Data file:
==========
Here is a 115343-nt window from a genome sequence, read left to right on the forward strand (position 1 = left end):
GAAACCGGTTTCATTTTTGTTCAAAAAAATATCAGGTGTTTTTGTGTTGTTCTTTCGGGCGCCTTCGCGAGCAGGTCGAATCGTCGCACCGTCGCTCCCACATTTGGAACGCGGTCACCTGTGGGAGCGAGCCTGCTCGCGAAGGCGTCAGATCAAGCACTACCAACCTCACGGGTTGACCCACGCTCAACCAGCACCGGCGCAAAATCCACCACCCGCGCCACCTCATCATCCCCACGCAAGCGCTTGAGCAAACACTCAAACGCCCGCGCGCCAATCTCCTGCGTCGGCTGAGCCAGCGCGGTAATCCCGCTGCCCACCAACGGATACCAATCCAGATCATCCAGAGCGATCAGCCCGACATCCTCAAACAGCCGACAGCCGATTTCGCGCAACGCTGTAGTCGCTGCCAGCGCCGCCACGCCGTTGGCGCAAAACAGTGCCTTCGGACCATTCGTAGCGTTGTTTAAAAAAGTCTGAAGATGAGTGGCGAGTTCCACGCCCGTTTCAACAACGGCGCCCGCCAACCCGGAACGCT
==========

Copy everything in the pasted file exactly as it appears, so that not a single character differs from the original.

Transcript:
Here is a 115343-nt window from a genome sequence, read left to right on the forward strand (position 1 = left end):
GAAACCGGTTTCATTTTTGTTCAAAAAAATATCAGGTGTTTTTGTGTTGTTCTTTCGGGCGCCTTCGCGAGCAGGTCGAATCGTCGCACCGTCGCTCCCACATTTGGAACGCGGTCACCTGTGGGAGCGAGCCTGCTCGCGAAGGCGTCAGATCAAGCACTACCAACCTCACGGGTTGACCCACGCTCAACCAGCACCGGCGCAAAATCCACCACCCGCGCCACCTCATCATCCCCACGCAAGCGCTTGAGCAAACACTCAAACGCCCGCGCGCCAATCTCCTGCGTCGGCTGAGCCAGCGCGGTAATCCCGCTGCCCACCAACGGATACCAATCCAGATCATCCAGAGCGATCAGCCCGACATCCTCAAACAGCCGACAGCCGATTTCGCGCAACGCTGTAGTCGCTGCCAGCGCCGCCACGCCGTTGGCGCAAAACAGTGCCTTCGGACCATTCGTAGCGTTGTTTAAAAAAGTCTGAAGATGAGTGGCGAGTTCCACGCCCGTTTCAACAACGGCGCCCGCCAACCCGGAACGCT